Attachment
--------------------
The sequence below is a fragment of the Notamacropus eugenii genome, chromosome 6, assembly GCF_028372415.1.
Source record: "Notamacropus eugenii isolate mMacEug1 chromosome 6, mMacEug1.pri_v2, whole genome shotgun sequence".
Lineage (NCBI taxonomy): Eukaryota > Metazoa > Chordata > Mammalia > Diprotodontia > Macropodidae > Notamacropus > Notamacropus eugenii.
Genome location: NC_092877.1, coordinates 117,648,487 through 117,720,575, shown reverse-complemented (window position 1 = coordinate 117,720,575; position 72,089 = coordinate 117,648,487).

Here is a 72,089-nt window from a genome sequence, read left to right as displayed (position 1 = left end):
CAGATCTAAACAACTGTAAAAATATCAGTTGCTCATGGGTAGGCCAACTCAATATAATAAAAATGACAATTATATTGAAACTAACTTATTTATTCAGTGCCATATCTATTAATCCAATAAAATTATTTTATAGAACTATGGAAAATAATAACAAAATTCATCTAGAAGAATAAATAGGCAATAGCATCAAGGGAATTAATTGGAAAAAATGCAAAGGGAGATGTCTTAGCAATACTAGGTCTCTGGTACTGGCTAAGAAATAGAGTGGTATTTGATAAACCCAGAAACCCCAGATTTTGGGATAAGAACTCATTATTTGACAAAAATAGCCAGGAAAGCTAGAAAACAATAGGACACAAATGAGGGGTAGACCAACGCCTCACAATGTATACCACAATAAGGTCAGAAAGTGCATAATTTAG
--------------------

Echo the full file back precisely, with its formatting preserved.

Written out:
The sequence below is a fragment of the Notamacropus eugenii genome, chromosome 6, assembly GCF_028372415.1.
Source record: "Notamacropus eugenii isolate mMacEug1 chromosome 6, mMacEug1.pri_v2, whole genome shotgun sequence".
Lineage (NCBI taxonomy): Eukaryota > Metazoa > Chordata > Mammalia > Diprotodontia > Macropodidae > Notamacropus > Notamacropus eugenii.
Genome location: NC_092877.1, coordinates 117,648,487 through 117,720,575, shown reverse-complemented (window position 1 = coordinate 117,720,575; position 72,089 = coordinate 117,648,487).

Here is a 72,089-nt window from a genome sequence, read left to right as displayed (position 1 = left end):
CAGATCTAAACAACTGTAAAAATATCAGTTGCTCATGGGTAGGCCAACTCAATATAATAAAAATGACAATTATATTGAAACTAACTTATTTATTCAGTGCCATATCTATTAATCCAATAAAATTATTTTATAGAACTATGGAAAATAATAACAAAATTCATCTAGAAGAATAAATAGGCAATAGCATCAAGGGAATTAATTGGAAAAAATGCAAAGGGAGATGTCTTAGCAATACTAGGTCTCTGGTACTGGCTAAGAAATAGAGTGGTATTTGATAAACCCAGAAACCCCAGATTTTGGGATAAGAACTCATTATTTGACAAAAATAGCCAGGAAAGCTAGAAAACAATAGGACACAAATGAGGGGTAGACCAACGCCTCACAATGTATACCACAATAAGGTCAGAAAGTGCATAATTTAG